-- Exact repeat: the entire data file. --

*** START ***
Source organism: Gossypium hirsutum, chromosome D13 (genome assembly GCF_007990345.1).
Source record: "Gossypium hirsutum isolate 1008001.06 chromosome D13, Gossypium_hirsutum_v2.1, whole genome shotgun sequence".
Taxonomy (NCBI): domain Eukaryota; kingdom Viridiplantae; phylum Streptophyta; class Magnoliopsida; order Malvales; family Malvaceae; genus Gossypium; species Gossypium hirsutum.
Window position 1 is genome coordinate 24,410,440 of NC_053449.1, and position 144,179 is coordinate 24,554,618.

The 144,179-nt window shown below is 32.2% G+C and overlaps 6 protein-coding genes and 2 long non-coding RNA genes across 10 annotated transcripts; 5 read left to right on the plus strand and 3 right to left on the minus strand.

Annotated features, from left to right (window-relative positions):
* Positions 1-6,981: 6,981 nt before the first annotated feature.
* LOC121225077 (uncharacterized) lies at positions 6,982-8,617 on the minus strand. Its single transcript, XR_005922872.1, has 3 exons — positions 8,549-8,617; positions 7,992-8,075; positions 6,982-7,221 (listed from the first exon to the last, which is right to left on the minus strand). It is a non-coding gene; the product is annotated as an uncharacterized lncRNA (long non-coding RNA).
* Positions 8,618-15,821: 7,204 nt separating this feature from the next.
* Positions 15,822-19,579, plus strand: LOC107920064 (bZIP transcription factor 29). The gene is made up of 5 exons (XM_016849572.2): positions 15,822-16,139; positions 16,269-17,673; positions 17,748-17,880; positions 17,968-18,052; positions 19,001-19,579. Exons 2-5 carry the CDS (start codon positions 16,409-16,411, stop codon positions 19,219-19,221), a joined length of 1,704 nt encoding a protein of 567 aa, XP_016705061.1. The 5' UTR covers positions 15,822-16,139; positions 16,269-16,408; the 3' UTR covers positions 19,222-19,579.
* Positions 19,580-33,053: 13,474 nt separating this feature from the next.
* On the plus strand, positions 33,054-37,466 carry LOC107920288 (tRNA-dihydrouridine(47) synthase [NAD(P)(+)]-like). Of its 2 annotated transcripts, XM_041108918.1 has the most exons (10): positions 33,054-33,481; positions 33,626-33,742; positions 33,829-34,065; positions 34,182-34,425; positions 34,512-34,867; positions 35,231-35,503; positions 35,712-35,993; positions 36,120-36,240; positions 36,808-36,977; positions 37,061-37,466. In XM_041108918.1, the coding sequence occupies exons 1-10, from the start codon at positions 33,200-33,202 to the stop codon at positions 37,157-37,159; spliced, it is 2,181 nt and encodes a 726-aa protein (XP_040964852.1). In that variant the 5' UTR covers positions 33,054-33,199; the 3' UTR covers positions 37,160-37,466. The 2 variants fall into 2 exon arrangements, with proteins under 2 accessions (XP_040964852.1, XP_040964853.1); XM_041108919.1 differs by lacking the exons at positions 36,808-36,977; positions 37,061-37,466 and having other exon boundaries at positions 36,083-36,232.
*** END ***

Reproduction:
Source organism: Gossypium hirsutum, chromosome D13 (genome assembly GCF_007990345.1).
Source record: "Gossypium hirsutum isolate 1008001.06 chromosome D13, Gossypium_hirsutum_v2.1, whole genome shotgun sequence".
Taxonomy (NCBI): domain Eukaryota; kingdom Viridiplantae; phylum Streptophyta; class Magnoliopsida; order Malvales; family Malvaceae; genus Gossypium; species Gossypium hirsutum.
Window position 1 is genome coordinate 24,410,440 of NC_053449.1, and position 144,179 is coordinate 24,554,618.

The 144,179-nt window shown below is 32.2% G+C and overlaps 6 protein-coding genes and 2 long non-coding RNA genes across 10 annotated transcripts; 5 read left to right on the plus strand and 3 right to left on the minus strand.

Annotated features, from left to right (window-relative positions):
* Positions 1-6,981: 6,981 nt before the first annotated feature.
* LOC121225077 (uncharacterized) lies at positions 6,982-8,617 on the minus strand. Its single transcript, XR_005922872.1, has 3 exons — positions 8,549-8,617; positions 7,992-8,075; positions 6,982-7,221 (listed from the first exon to the last, which is right to left on the minus strand). It is a non-coding gene; the product is annotated as an uncharacterized lncRNA (long non-coding RNA).
* Positions 8,618-15,821: 7,204 nt separating this feature from the next.
* Positions 15,822-19,579, plus strand: LOC107920064 (bZIP transcription factor 29). The gene is made up of 5 exons (XM_016849572.2): positions 15,822-16,139; positions 16,269-17,673; positions 17,748-17,880; positions 17,968-18,052; positions 19,001-19,579. Exons 2-5 carry the CDS (start codon positions 16,409-16,411, stop codon positions 19,219-19,221), a joined length of 1,704 nt encoding a protein of 567 aa, XP_016705061.1. The 5' UTR covers positions 15,822-16,139; positions 16,269-16,408; the 3' UTR covers positions 19,222-19,579.
* Positions 19,580-33,053: 13,474 nt separating this feature from the next.
* On the plus strand, positions 33,054-37,466 carry LOC107920288 (tRNA-dihydrouridine(47) synthase [NAD(P)(+)]-like). Of its 2 annotated transcripts, XM_041108918.1 has the most exons (10): positions 33,054-33,481; positions 33,626-33,742; positions 33,829-34,065; positions 34,182-34,425; positions 34,512-34,867; positions 35,231-35,503; positions 35,712-35,993; positions 36,120-36,240; positions 36,808-36,977; positions 37,061-37,466. In XM_041108918.1, the coding sequence occupies exons 1-10, from the start codon at positions 33,200-33,202 to the stop codon at positions 37,157-37,159; spliced, it is 2,181 nt and encodes a 726-aa protein (XP_040964852.1). In that variant the 5' UTR covers positions 33,054-33,199; the 3' UTR covers positions 37,160-37,466. The 2 variants fall into 2 exon arrangements, with proteins under 2 accessions (XP_040964852.1, XP_040964853.1); XM_041108919.1 differs by lacking the exons at positions 36,808-36,977; positions 37,061-37,466 and having other exon boundaries at positions 36,083-36,232.